The sandwich came from a cold storage unit out here through these double doors onto the shop floor and then down the aisles until it ended up at the sandwich cabinet. The sandwiches are located at the very front of the store. They are located alongside soft drinks, crisps and snacks, other products that you'd assume to actually be able to buy when you actually come into the store for a lunchtime solution.

Voice-over:

Our falafel and humus wrap is now ripe for the picking.

In the store

IT director:

When the customer comes into the store, they pick their sandwich up and they take it to the checkout and at that point they scan the barcode.

So it's a unique barcode within the sandwich and it tells us that we've sold that sandwich. And the system will tell the centre that we need to go through and re-order a new sandwich to put into the store for the next day because they've sold that one.

Voice-over:

On this occasion our customer chose to use self-checkout, scanning his own products and using a touch-screen computer. Staff supervising the area can see what is happening at each self-checkout point on their own computer screen.

Customer service assistant:

One of the things that I'm using - the screen just shows that the customer needs help and if they need to verify an item or something, or they need assistance, it's very easy to use.

Voice-over:

Throughout the day, stock checks continue with the use of hand-held scanners on the shop floor. The range of stock information accessed with the handset is useful to head office, shop staff and customers.

IT director:

Our handset is used by all of our colleagues in-store and what it does is it collects the stock information of what is on our shelves in-store. And once it's collected it, it immediately brings it back to the centre. And then in the centre they can look across the chain and decide what products to re-order for the stores.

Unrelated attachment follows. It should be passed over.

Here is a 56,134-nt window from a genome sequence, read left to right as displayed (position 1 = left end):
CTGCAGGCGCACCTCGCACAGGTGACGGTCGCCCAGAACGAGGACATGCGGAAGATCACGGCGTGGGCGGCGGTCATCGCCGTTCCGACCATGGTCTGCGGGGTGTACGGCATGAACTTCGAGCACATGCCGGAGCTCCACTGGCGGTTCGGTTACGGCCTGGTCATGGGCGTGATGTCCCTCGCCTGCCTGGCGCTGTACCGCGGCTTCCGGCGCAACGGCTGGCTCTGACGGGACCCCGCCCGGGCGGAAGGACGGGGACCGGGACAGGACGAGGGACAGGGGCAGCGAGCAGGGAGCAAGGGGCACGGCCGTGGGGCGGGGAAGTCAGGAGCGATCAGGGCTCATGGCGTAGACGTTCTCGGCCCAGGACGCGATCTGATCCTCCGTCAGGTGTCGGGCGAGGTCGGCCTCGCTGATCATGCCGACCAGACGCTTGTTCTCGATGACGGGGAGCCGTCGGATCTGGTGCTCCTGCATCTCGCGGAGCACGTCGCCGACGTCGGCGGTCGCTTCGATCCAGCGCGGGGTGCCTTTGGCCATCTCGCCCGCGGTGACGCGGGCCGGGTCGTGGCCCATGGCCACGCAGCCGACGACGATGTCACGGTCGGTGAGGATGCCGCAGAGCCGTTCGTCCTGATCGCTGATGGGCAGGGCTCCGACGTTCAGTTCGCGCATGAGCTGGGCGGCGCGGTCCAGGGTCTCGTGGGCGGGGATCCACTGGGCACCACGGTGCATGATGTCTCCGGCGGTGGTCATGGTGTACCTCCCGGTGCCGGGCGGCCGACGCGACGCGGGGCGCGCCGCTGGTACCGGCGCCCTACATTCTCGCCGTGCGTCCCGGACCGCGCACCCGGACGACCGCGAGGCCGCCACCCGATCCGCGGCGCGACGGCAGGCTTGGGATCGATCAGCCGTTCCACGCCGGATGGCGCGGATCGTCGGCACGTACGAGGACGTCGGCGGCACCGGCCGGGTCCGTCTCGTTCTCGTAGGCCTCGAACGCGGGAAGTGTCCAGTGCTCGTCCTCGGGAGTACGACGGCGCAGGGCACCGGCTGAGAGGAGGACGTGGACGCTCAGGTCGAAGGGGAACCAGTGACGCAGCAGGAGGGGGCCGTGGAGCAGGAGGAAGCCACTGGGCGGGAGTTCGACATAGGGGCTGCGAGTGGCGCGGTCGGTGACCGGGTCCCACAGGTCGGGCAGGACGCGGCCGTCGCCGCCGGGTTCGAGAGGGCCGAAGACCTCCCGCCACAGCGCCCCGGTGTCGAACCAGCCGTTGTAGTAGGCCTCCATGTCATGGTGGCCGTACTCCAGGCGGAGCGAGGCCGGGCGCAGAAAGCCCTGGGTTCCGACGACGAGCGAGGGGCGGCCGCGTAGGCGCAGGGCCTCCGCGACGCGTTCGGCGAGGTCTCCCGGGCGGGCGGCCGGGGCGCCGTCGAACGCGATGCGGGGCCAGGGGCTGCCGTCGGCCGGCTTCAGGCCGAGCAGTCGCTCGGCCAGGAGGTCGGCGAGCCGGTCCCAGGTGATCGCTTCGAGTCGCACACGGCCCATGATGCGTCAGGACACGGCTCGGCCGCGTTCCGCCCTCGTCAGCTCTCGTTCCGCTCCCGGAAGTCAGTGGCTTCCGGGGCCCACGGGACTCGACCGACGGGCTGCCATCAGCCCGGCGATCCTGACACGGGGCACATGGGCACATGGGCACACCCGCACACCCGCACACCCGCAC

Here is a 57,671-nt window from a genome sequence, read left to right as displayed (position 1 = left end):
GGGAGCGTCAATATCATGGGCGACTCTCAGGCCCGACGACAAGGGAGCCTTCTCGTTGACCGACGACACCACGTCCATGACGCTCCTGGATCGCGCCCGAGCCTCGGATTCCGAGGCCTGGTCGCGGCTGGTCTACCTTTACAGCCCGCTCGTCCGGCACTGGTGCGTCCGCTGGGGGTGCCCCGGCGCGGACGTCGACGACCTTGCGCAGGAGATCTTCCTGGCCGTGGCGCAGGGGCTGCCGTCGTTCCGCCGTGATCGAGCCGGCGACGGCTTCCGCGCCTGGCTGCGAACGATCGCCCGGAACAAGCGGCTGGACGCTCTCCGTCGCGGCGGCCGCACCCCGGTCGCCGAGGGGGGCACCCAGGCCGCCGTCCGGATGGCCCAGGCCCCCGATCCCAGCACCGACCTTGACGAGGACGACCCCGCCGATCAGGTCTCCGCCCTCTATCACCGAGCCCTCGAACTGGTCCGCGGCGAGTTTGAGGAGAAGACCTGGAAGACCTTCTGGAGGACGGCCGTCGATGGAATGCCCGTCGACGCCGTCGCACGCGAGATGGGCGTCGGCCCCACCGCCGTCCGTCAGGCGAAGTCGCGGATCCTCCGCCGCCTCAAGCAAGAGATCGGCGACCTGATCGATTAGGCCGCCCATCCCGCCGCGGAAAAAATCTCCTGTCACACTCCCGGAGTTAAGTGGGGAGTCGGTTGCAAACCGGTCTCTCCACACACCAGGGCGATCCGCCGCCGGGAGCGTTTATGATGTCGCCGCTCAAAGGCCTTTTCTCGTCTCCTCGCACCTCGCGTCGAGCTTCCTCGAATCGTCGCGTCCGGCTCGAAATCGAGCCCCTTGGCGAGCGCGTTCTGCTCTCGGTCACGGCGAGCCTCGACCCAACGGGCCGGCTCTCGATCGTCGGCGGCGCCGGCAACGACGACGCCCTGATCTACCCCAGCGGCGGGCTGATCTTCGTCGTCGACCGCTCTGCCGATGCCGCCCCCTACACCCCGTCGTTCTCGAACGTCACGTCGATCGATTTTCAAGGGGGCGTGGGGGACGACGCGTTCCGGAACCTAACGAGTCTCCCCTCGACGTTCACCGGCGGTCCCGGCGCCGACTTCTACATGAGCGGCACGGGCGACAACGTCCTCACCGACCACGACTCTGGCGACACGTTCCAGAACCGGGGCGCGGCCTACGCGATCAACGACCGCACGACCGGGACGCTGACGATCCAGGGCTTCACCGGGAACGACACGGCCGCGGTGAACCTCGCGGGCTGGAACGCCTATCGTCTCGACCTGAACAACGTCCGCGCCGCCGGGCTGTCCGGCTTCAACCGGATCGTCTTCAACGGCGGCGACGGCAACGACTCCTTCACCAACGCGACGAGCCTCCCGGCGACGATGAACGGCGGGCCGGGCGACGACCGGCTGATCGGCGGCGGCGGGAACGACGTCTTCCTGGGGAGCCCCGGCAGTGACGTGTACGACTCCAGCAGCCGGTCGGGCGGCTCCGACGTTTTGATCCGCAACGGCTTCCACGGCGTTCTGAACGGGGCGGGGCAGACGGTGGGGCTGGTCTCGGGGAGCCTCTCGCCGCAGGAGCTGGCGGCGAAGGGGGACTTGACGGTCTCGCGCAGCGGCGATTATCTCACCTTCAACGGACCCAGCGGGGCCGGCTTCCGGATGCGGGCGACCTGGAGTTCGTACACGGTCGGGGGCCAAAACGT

Fresh foods manager:

Using a handset is actually more practical then having a piece of paper that you can actually lose because once you've got that information into the handset it's transferred straight to the system, which the system keeps for records.

If a customer has a query about falafel humus wraps, we can find out when it's coming in, how many we've got, its price history and any information about the product, instead of going to the warehouse and searching for it.

Voice-over:

As the day draws to a close, some fresh produce may not have been sold. If it's still within its shelf life the price will be marked down. New price information has to be created without delay.

General assistant:

The printer is what we use to print off the reductions labels so the customers can see clearly what's been reduced and what hasn't. You must always, always put the label on the back to cover the barcode.

Voice-over:

Inevitably a few sandwiches will remain unsold. Their fate needs to be recorded by the system so that wastage can be calculated.

IT director:

We need to tell the system that we've wasted those sandwiches because otherwise the system won't know what's happened to them. So we use our handset to go through and waste all those sandwiches.